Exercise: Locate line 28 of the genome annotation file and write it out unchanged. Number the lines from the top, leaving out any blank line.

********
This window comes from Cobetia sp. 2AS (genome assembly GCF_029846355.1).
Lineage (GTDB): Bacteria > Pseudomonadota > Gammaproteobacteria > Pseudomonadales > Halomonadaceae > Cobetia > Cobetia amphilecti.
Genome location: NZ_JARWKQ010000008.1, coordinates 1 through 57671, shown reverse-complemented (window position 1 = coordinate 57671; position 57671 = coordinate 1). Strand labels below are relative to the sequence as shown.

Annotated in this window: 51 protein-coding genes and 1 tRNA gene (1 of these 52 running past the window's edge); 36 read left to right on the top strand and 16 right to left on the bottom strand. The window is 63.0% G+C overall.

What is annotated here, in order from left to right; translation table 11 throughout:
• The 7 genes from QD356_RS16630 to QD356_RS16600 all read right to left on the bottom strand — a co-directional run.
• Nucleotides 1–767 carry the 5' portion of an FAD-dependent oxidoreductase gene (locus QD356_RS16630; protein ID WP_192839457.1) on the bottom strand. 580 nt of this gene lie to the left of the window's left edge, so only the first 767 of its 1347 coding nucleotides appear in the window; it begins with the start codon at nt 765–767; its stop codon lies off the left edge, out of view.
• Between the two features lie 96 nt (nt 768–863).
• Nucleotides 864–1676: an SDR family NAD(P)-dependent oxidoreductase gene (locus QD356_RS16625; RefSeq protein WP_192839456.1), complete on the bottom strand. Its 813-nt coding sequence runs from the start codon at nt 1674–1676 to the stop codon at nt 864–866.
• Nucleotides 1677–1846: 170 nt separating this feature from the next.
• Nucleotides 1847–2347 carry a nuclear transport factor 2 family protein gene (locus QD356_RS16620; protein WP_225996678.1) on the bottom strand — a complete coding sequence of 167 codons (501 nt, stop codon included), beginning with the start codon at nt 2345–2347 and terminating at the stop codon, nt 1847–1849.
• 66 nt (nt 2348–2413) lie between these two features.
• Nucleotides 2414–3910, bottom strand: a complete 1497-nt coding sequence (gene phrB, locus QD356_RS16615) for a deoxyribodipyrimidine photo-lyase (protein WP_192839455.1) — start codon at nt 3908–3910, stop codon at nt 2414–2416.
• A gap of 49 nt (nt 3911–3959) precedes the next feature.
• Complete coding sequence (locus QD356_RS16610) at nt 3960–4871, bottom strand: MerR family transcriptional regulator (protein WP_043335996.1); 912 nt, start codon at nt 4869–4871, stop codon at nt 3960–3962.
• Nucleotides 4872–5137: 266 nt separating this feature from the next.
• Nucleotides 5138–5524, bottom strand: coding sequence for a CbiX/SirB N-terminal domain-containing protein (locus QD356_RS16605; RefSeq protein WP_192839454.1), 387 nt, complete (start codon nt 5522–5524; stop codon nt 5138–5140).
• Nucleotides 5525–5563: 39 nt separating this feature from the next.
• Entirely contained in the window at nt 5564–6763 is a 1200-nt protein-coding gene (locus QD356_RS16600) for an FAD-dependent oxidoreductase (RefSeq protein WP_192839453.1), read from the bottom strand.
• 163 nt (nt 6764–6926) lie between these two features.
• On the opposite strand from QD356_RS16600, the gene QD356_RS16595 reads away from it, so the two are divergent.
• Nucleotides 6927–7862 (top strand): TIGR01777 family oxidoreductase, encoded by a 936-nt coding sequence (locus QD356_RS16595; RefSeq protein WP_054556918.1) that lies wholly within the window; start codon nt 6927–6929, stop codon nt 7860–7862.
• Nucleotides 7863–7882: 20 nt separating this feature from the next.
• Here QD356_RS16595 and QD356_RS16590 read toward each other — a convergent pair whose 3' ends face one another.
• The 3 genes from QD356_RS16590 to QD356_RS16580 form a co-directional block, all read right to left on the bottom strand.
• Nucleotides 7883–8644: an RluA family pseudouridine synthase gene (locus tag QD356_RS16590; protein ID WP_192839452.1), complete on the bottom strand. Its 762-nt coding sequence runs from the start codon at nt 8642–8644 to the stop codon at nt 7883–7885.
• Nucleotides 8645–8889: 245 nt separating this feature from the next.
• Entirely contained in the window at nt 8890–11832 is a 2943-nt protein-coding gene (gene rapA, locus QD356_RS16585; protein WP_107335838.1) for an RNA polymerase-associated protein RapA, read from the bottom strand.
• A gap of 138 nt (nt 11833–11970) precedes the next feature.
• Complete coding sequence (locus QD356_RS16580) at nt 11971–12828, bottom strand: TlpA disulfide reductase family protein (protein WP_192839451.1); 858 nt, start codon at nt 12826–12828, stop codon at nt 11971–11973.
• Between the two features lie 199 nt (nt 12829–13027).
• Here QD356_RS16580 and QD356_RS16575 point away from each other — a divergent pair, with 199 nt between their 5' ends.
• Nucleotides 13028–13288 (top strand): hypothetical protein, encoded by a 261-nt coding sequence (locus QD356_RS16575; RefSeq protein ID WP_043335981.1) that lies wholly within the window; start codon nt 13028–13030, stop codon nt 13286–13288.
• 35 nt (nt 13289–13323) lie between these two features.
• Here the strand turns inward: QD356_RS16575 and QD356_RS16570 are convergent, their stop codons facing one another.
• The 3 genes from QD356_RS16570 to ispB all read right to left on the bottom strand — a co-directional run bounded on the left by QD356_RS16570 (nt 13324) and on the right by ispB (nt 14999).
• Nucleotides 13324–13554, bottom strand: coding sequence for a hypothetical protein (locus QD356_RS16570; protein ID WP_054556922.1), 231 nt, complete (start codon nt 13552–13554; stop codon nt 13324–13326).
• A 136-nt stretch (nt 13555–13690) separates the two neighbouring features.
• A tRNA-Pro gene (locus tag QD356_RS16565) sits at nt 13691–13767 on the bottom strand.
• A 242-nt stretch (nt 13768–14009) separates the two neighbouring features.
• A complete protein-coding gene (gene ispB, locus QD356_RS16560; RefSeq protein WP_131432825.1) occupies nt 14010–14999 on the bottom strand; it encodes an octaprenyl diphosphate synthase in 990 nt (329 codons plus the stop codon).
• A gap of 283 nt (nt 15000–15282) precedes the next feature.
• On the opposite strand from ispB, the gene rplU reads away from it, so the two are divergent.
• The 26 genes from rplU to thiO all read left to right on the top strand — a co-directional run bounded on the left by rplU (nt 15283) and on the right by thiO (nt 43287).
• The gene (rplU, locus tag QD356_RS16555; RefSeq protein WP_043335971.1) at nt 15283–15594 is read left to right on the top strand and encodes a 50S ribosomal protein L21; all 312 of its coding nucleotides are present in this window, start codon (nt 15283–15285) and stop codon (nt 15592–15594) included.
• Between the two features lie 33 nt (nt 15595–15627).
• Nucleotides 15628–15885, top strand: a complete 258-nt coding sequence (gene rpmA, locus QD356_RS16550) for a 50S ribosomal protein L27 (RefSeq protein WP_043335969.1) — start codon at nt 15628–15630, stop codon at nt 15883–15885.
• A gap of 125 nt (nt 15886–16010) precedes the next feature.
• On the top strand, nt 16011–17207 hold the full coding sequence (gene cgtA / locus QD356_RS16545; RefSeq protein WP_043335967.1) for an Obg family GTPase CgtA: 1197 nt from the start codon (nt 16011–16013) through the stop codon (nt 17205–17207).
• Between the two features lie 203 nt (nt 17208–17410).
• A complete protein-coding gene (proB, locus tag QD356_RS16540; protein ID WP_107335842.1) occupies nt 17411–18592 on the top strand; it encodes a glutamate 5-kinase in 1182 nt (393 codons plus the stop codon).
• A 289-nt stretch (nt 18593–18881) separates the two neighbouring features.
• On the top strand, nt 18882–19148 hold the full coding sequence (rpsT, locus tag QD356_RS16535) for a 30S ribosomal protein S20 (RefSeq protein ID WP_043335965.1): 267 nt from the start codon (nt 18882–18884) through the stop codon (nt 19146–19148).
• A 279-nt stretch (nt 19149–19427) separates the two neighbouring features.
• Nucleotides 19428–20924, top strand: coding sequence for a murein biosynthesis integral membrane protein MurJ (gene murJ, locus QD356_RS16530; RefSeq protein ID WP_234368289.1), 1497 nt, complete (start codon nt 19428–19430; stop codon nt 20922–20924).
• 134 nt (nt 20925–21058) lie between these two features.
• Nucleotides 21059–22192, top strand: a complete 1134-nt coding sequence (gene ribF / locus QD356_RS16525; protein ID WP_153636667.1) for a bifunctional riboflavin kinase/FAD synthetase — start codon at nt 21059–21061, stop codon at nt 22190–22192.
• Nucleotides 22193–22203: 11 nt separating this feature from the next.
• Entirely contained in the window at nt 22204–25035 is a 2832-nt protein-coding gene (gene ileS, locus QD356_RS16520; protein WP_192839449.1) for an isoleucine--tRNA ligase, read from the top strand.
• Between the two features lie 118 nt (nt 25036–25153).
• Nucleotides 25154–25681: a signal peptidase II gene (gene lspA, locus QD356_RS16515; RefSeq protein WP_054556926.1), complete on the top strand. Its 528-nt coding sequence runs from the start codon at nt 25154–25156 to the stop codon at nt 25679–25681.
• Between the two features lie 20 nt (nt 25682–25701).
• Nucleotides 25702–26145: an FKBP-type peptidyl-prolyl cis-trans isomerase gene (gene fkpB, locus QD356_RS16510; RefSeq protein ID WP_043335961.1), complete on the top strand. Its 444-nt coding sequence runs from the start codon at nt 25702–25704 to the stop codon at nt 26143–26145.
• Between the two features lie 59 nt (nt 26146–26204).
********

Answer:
• Entirely contained in the window at nt 8890–11832 is a 2943-nt protein-coding gene (gene rapA, locus QD356_RS16585; protein WP_107335838.1) for an RNA polymerase-associated protein RapA, read from the bottom strand.